Yes and no. The court can help to collect your judgment. However, the court will not proactively take action to collect your judgment for you. As the winner in court and holder of the judgment, you must find a means for the debtor to pay you and then the court will help to enforce your collection effort.
Debt collection horror stories refer to lenders using drastic “mafia-like” henchmen to enforce collection, by physical violence. There is really no need for such antiquated means when the courts will send men with badges and guns to collect your money! These men and women are called sheriffs or constables. (Simply being served with a lawsuit by a man with a badge and gun is unnerving to make some debtors pay.)
The various methods to force a debtor to pay you may include the pursuit of wage garnishment (not in Texas), bank accounts, personal property, real property and intangible personal property. The types of assets that can be claimed to satisfy a judgment vary from state to state. Following are the assets that are exempt in Texas as written in the Texas Property Code, which is considered a debtor friendly state:
Sec. 42.001. PERSONAL PROPERTY EXEMPTION. (a) Personal property, as described in Section 42.002, is exempt from garnishment, attachment, execution, or other seizure if:
(1) the property is provided for a family and has an aggregate fair market value of not more than $60,000, exclusive of the amount of any liens, security interests, or other charges encumbering the property; or
(2) the property is owned by a single adult, who is not a member of a family, and has an aggregate fair market value of not more than $30,000, exclusive of the amount of any liens, security interests, or other charges encumbering the property.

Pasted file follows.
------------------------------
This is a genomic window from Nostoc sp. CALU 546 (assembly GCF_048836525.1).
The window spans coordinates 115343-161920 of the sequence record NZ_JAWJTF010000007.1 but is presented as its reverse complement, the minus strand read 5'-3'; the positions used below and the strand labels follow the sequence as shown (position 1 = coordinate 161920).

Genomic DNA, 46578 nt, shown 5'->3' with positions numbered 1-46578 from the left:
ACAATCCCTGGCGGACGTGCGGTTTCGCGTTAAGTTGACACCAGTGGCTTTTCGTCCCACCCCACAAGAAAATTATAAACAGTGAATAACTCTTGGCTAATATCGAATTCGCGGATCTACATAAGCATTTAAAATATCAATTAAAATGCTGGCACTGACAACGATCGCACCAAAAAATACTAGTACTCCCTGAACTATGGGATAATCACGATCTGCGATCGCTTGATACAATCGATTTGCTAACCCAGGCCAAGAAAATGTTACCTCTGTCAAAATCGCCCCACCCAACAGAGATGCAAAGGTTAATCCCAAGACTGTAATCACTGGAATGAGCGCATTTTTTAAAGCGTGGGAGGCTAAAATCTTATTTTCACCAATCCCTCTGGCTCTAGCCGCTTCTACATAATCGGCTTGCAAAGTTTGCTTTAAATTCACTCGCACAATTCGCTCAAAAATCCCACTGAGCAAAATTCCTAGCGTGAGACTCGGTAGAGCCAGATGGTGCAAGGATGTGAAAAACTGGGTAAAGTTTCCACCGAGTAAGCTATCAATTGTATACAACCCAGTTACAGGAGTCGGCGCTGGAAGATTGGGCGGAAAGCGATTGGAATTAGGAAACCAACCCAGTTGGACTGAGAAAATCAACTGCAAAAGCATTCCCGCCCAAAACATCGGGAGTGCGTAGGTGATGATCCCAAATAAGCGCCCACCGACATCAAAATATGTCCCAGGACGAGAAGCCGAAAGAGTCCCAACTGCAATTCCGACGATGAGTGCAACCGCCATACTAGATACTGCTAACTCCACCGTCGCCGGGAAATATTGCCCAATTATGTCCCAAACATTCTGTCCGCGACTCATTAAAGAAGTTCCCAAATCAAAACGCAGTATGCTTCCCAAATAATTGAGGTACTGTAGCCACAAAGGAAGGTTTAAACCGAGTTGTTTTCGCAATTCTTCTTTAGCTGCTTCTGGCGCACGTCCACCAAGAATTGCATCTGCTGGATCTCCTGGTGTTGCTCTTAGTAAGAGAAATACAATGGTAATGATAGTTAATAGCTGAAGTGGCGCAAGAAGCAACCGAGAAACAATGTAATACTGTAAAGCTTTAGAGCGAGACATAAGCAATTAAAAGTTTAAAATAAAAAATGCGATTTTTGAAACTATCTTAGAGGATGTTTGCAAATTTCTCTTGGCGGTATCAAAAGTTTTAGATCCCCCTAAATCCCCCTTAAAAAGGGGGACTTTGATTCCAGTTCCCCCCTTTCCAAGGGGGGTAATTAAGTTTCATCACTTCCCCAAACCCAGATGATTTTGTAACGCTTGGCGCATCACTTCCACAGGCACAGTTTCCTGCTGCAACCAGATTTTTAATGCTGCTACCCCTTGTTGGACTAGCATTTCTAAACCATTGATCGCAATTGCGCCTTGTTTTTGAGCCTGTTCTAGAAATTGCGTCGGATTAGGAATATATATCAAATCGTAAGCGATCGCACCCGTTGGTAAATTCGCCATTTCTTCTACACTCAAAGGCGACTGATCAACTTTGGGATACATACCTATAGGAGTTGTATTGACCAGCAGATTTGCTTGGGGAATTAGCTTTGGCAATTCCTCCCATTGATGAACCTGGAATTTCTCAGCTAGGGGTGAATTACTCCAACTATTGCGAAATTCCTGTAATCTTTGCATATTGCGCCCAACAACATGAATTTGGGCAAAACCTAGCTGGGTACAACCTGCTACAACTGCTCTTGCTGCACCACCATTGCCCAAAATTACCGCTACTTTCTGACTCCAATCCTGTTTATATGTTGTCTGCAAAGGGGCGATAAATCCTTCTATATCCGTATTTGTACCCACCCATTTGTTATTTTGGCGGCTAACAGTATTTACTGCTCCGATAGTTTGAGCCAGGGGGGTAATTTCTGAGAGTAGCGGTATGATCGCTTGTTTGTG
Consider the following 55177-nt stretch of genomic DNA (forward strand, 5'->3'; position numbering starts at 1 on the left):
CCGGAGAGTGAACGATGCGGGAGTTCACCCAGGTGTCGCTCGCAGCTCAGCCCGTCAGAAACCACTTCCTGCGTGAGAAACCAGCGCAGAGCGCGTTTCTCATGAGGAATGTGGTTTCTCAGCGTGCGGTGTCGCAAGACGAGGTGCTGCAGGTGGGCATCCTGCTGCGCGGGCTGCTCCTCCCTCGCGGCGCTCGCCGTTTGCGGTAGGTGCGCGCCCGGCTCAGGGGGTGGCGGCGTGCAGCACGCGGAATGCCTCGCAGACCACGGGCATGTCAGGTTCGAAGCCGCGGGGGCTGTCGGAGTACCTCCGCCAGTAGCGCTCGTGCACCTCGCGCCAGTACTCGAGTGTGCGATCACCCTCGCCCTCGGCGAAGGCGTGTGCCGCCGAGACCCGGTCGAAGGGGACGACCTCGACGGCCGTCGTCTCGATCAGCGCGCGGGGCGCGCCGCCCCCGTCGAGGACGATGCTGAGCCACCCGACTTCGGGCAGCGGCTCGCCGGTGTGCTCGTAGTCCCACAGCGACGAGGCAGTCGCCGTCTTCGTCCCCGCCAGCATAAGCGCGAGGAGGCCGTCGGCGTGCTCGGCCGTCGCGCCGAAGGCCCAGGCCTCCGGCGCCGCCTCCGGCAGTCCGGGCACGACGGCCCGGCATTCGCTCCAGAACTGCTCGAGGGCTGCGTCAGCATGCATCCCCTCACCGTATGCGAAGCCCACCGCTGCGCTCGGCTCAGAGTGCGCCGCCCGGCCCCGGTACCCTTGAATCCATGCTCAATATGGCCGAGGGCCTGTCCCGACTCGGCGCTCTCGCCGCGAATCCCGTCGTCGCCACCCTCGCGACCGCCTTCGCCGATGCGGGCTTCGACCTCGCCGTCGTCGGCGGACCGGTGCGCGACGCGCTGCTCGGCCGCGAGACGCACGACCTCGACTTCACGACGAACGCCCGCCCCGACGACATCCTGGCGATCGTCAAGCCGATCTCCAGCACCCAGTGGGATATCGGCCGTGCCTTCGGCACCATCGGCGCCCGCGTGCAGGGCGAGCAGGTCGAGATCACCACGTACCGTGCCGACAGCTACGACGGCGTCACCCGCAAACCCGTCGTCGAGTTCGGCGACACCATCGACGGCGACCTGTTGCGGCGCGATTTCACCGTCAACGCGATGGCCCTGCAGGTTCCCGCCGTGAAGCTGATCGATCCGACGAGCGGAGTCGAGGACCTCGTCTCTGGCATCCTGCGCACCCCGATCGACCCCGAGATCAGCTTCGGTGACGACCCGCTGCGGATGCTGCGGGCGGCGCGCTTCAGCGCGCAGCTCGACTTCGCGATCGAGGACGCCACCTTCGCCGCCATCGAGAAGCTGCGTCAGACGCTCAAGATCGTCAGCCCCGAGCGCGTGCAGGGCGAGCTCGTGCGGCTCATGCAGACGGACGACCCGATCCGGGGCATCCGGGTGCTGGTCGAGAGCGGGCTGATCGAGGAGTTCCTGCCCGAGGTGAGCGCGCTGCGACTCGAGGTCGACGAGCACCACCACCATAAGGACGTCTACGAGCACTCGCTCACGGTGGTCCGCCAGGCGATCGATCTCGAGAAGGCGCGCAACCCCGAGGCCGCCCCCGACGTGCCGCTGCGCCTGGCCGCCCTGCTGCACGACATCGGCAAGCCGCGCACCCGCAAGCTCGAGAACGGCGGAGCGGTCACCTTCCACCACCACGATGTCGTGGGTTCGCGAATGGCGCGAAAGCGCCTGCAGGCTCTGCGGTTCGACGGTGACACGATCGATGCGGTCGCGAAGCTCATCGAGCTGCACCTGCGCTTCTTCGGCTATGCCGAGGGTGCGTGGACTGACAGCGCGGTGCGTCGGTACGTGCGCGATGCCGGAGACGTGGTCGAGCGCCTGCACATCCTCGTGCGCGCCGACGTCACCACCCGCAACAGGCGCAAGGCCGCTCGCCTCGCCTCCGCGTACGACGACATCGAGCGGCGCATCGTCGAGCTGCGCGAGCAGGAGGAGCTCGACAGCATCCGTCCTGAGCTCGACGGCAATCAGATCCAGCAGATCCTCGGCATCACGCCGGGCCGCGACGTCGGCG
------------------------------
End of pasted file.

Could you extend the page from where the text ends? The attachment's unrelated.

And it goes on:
(b) The following personal property is exempt from seizure and is not included in the aggregate limitations prescribed by Subsection (a):
(1) current wages for personal services, except for the enforcement of court-ordered child support payments;
(2) professionally prescribed health aids of a debtor or a dependent of a debtor;
(3) alimony, support, or separate maintenance received or to be received by the debtor for the support of the debtor or a dependent of the debtor; and
(4) a religious bible or other book containing sacred writings of a religion that is seized by a creditor other than a lessor of real property who is exercising the lessor’s contractual or statutory right to seize personal property after a tenant breaches a lease agreement for or abandons the real property.
(c) Except as provided by Subsection (b)(4), this section does not prevent seizure by a secured creditor with a contractual landlord’s lien or other security in the property to be seized.
(d) Unpaid commissions for personal services not to exceed 25 percent of the aggregate limitations prescribed by Subsection (a) are exempt from seizure and are included in the aggregate.
(e) A religious bible
Sec. 42.002. PERSONAL PROPERTY. (a) The following personal property is exempt under Section 42.001(a):
(1) home furnishings, including family heirlooms;
(2) provisions for consumption;
(3) farming or ranching vehicles and implements;
(4) tools, equipment, books, and apparatus, including boats and motor vehicles used in a trade or profession;
(5) wearing apparel;
(6) jewelry not to exceed 25 percent of the aggregate limitations prescribed by Section 42.001(a);
(7) two firearms;
(8) athletic and sporting equipment, including bicycles;
(9) a two-wheeled, three-wheeled, or four-wheeled motor vehicle for each member of a family or single adult who holds a driver’s license or who does not hold a driver’s license but who relies on another person to operate the vehicle for the benefit of the nonlicensed person;
(10) the following animals and forage on hand for their consumption:
(A) two horses, mules, or donkeys and a saddle, blanket, and bridle for each;
(B) 12 head of cattle;
(C) 60 head of other types of livestock; and
(D) 120 fowl; and
(11) household pets.
The first issue is to identify assets not exempt from collection. The second issue is to ask for court help to obtain or monetize the assets.
After getting a judgment, file an abstract of judgment in the county where the debtor lives, does business, owns property, or may in the future. Then file a writ of execution with the court for real property or personal property, a writ of garnishment to obtain a bank account or a turnover motion to obtain intangible personal property.